Study Guide

Because I could not stop for Death Immortality

By Emily Dickinson

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The Carriage held but just Ourselves –
And Immortality. (3-4)

The speaker knows this journey to death is also the beginning of the afterlife. So she believes she will continue a life, just not here on Earth. No wonder she's not freaking out.

We passed the School, where Children strove
At Recess – in the Ring –
We passed the Fields of Gazing Grain – (9-11)

Children grow up and fields go dry – these are examples of things that won't last forever. As the speaker passes them, perhaps their transience reminds her of her soon-to-be immortality.

Since then – 'tis Centuries – […] (21)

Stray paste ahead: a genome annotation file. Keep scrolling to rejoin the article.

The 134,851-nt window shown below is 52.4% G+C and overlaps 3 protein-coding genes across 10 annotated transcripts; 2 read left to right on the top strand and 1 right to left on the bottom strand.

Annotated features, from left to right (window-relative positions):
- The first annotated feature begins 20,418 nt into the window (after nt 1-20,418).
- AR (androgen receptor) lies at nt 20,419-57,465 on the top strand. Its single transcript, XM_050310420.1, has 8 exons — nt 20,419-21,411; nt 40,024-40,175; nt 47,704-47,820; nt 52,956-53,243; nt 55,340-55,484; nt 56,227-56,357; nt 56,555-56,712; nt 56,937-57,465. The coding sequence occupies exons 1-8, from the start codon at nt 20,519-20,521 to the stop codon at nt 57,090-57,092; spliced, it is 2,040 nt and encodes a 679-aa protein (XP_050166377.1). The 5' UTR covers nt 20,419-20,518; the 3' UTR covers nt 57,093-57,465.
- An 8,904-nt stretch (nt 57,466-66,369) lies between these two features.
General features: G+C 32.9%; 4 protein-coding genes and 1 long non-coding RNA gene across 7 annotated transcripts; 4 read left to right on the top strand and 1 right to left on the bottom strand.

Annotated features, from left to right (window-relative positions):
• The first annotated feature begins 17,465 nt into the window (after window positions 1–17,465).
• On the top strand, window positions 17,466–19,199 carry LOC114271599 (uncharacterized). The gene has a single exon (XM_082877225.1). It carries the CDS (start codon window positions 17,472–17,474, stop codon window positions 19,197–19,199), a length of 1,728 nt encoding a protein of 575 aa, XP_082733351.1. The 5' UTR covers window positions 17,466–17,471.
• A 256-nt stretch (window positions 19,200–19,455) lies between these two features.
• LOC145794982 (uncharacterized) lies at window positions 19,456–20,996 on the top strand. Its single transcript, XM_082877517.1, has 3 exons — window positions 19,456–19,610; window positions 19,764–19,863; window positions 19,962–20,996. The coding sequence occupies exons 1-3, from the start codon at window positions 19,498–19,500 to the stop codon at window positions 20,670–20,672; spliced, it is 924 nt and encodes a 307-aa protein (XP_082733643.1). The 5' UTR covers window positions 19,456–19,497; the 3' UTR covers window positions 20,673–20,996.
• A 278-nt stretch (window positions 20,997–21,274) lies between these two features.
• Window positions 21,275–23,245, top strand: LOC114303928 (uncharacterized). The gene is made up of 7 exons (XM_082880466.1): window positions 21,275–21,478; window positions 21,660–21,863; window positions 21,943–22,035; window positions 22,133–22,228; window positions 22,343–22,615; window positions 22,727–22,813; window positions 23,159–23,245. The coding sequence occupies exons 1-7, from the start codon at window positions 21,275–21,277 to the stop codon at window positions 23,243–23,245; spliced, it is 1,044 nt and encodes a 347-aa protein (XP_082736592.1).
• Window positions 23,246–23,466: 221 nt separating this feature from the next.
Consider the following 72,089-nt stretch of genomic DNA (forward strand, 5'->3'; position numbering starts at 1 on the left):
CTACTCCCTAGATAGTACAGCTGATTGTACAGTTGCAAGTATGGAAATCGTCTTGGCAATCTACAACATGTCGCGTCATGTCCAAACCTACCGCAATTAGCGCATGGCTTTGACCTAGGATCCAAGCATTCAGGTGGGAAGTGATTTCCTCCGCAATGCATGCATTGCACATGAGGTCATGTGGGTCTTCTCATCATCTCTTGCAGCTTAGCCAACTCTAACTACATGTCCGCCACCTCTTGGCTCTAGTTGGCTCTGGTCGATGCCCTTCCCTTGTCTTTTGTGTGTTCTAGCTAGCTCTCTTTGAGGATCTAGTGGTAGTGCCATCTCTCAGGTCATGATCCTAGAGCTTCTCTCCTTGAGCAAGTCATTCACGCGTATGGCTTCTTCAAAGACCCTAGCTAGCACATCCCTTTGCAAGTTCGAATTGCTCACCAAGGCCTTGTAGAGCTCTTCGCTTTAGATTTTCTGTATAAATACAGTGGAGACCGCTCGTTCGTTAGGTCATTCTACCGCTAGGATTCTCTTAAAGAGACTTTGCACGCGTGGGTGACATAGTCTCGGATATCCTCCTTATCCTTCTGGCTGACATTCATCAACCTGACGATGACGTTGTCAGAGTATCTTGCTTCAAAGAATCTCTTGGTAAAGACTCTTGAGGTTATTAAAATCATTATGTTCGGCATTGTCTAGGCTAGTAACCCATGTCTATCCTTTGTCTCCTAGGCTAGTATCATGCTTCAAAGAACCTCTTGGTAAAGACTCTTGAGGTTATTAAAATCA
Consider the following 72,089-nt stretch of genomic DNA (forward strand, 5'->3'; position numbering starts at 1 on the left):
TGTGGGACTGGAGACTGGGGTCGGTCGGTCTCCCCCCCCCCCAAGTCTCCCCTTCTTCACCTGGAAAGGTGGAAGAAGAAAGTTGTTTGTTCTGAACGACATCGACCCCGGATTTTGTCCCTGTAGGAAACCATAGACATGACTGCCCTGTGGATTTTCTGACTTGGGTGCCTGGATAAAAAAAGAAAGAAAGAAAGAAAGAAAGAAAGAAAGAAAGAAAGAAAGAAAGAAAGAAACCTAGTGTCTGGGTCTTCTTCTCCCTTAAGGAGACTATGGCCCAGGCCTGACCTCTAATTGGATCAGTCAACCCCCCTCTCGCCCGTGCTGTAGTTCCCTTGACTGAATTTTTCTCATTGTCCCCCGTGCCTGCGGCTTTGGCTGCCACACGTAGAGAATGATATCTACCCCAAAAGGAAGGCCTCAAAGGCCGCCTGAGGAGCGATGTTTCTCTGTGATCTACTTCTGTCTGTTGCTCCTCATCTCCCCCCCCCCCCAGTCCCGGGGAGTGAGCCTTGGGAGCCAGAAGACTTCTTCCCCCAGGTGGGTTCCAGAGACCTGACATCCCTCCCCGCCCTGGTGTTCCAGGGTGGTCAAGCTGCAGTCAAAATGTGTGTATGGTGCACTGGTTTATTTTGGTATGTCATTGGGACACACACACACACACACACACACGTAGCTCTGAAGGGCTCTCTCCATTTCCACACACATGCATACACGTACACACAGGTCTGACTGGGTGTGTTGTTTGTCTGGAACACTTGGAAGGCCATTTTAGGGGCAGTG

Well, she's talking to us from somewhere, and it sure isn't Earth. We now have proof that she continued on somewhere after she died. "Centuries" is a really long time, so whatever afterlife it is (Heaven?) it's not a normal human life span, and we get a sense she'll live forever where she is now.

Were toward Eternity – (24)

If we were at all uncertain that the speaker was living forever in her new life, the last line really seals it. She tells us that her first feeling about the horses has been confirmed. Talk about a woman with spot-on intuition.

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